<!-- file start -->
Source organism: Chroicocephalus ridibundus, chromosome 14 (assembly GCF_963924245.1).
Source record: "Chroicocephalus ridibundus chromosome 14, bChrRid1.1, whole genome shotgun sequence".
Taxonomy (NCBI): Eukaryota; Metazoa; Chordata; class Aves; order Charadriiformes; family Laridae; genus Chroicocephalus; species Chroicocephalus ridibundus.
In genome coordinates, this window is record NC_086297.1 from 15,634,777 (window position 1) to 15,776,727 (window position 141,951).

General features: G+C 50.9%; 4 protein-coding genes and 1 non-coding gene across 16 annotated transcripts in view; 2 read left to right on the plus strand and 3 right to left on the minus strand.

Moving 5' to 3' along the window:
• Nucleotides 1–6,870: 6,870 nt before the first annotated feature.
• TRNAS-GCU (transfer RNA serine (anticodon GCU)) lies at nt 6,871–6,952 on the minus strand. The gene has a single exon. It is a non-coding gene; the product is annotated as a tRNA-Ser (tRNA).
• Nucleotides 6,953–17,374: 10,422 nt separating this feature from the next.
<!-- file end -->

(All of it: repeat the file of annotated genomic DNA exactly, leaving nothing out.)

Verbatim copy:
Source organism: Chroicocephalus ridibundus, chromosome 14 (assembly GCF_963924245.1).
Source record: "Chroicocephalus ridibundus chromosome 14, bChrRid1.1, whole genome shotgun sequence".
Taxonomy (NCBI): Eukaryota; Metazoa; Chordata; class Aves; order Charadriiformes; family Laridae; genus Chroicocephalus; species Chroicocephalus ridibundus.
In genome coordinates, this window is record NC_086297.1 from 15,634,777 (window position 1) to 15,776,727 (window position 141,951).

General features: G+C 50.9%; 4 protein-coding genes and 1 non-coding gene across 16 annotated transcripts in view; 2 read left to right on the plus strand and 3 right to left on the minus strand.

Moving 5' to 3' along the window:
• Nucleotides 1–6,870: 6,870 nt before the first annotated feature.
• TRNAS-GCU (transfer RNA serine (anticodon GCU)) lies at nt 6,871–6,952 on the minus strand. The gene has a single exon. It is a non-coding gene; the product is annotated as a tRNA-Ser (tRNA).
• Nucleotides 6,953–17,374: 10,422 nt separating this feature from the next.